The IAEA lists some 50 companies working on these small “modular” reactor designs. These include thorium salt reactors and conventionally powered ones. When Effendi became interested in thorium and liquid-fuel reactors, he studied the companies on the IAEA’s list, searching for one whose design would be robust enough for earthquake-prone Indonesia. Martingale, he says, stood out.
Martingale’s ThorCon design resembles a ship. Co-founder David Devanney, a naval engineer, worked with a team of nuclear experts, including an Oak Ridge alumnus, to design a plant whose components, he says, can be mass-produced in a shipyard and assembled in under a year.
No matter the efficacy of their design, companies like Martingale face the same challenge as startups in other highly regulated industries: It’s tough to get a foot in the door. Industry incumbents tend to defend their own interests, while countries with an established nuclear sector have little incentive to spur a major shift in technology, at least not until existing reactors reach decommissioning age. That’s why Martingale isn’t expecting to fire up its first ThorCon plant in the U.S., according to Devanney.
“We are willing to go anywhere in the world,” he declared. “We need a host nation.” When Effendi signaled interest from Indonesia, it clicked.
Lobbying for Martingale, Effendi managed to get the ear of three Indonesian state-owned firms: nuclear fuel processor INUKI, electricity generator PLN, and oil and gas company Pertamina. The four companies agreed to conduct a feasibility study on how ThorCon could be brought to Indonesia. This coincided with a spike in interest in thorium at several government institutions, including the ministries of energy and industry and the national atomic research agency.
But overall, concrete plans have failed to materialize. It’s no surprise, considering Indonesia’s longstanding skepticism of nuclear power.
Even though Indonesia has had its own nuclear research agency since the 1950s, no plan to build a commercial plant has ever reached maturity, a common trajectory across Southeast Asia.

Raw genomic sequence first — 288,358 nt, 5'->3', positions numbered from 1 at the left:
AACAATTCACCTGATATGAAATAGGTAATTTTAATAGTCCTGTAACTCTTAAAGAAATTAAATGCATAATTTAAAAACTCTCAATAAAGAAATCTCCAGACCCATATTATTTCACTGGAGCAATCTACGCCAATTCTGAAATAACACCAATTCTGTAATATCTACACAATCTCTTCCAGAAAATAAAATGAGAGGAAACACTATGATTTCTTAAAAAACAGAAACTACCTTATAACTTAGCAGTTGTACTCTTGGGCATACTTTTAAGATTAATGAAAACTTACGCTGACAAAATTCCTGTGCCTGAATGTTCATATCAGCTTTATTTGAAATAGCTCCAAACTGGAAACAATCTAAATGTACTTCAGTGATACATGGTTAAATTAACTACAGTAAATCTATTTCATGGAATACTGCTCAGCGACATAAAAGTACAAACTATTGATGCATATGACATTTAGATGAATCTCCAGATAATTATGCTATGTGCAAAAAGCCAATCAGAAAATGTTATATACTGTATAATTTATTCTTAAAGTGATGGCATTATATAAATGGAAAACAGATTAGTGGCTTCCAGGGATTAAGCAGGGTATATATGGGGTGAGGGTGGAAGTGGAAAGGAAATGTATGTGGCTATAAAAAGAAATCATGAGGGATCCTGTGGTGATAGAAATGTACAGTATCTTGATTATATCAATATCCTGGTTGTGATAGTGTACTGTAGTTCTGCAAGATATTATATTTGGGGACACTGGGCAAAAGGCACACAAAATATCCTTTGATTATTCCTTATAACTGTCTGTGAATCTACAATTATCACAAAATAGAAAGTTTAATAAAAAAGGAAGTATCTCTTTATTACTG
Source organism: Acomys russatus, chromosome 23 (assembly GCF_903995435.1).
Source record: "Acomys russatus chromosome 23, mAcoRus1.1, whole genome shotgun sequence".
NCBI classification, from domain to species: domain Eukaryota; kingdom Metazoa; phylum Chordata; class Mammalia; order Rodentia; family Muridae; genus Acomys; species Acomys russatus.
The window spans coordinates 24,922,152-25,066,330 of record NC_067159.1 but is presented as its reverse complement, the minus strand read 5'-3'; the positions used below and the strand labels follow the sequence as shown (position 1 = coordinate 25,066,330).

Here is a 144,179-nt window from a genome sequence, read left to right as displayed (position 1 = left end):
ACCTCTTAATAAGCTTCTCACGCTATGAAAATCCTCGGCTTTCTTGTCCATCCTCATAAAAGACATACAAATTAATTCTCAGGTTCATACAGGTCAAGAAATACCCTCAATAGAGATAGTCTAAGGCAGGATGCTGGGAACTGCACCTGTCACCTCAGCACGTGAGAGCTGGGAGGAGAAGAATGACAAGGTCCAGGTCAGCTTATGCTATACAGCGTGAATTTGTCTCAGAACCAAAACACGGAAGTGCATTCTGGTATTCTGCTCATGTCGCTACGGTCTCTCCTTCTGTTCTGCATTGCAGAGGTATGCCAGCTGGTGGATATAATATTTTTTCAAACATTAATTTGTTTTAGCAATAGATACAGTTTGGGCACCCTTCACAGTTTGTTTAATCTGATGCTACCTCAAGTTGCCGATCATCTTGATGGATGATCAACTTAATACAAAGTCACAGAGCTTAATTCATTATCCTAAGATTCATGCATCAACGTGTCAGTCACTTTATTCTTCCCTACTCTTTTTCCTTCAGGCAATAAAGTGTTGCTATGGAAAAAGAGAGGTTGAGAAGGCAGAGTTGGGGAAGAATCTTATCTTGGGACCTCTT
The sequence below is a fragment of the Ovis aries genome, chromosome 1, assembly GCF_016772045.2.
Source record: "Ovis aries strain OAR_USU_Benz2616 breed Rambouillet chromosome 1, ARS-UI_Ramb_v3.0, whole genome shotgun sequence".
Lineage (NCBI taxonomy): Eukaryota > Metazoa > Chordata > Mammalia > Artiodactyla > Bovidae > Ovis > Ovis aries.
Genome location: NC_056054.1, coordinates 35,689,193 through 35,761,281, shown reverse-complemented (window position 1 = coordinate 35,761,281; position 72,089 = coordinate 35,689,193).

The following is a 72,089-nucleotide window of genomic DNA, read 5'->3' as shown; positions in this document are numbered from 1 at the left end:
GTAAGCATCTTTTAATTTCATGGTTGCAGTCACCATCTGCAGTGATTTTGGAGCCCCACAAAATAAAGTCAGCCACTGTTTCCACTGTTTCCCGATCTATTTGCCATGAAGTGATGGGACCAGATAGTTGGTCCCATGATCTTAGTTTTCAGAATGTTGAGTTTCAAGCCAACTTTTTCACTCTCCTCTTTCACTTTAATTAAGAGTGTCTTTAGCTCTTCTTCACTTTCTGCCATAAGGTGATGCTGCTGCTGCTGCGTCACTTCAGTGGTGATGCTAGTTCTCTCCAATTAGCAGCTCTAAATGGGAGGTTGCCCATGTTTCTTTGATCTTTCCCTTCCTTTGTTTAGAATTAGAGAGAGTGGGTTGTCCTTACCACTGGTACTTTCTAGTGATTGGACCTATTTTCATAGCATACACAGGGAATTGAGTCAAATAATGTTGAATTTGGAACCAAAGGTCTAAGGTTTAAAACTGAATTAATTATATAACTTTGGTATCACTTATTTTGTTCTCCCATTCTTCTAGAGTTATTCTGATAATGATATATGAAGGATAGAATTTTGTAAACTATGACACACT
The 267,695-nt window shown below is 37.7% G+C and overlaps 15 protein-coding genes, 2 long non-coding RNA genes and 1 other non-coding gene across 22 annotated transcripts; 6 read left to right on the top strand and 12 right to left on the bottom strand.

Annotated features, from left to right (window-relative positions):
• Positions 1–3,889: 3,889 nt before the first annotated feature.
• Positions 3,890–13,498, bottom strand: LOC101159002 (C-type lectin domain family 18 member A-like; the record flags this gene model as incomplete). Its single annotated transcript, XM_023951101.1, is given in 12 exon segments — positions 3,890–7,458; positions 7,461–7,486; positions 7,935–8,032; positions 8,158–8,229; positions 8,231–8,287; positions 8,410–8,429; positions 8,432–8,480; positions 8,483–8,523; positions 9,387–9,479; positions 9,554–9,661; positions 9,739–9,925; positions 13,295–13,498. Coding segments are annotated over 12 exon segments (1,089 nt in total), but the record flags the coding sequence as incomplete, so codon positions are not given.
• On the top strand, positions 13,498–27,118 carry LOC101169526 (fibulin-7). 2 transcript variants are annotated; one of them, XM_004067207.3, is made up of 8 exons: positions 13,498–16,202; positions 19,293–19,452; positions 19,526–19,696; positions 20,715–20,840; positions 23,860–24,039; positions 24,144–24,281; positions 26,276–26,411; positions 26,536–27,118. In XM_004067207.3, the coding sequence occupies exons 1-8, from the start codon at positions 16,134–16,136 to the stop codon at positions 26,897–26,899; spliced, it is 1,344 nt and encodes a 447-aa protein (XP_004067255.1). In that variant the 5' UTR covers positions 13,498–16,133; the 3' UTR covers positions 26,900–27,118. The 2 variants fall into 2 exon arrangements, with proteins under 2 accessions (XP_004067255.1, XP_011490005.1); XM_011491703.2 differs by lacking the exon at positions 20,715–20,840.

“There was a concept to build Indonesia’s first nuclear power plant on Java island in 1997, but it received a lot of rejection from society over safety concerns, considering Indonesia has many earthquakes and volcanic eruptions,” said Ery Wijaya, an analyst at the Climate Policy Initiative, a global think tank. Other common arguments brought against nuclear, he added, were the high development costs and the lack of capable human resources in Indonesia.
After the Fukushima accident, Indonesia’s National Energy Council, or DEN, which is chaired by the country’s president, decided that in all upcoming energy plans, nuclear was to be relegated to the status of “last option.” The council, whose members include cabinet ministers, scientists, industry representatives and environmentalists, plays the lead role in formulating the country’s energy policy.
The ‘last option’
Just because something is the last option, however, does not mean it is totally out of play. In fact, current policy leaves open a window for nuclear to be considered. It all has to do with whether Indonesia can meet an ambitious new target for renewable energy — something it is currently struggling to do.
In order to reduce Indonesia’s dependence on oil, President Joko Widodo has declared that renewables should account for 23 percent of Indonesia’s energy mix by 2025. This is reflected in recent versions of the national electricity procurement plan, which is updated annually.
The current version actually scales back overall demand expectations for electricity by 30 percent, adjusting for slower-than-anticipated economic growth. While this makes adding new capacity a less pressing issue at the moment, the plan still aims for a 23 percent share of “new and renewable” energy in the overall mix by 2025. By 2050, that share is set to grow to 31 percent.
The plan lists nuclear in the “new and renewables” category, along with energy sources like wind, solar and geothermal — a fact often overlooked in media reports and secondhand references that tend to label the category simply as “renewables.”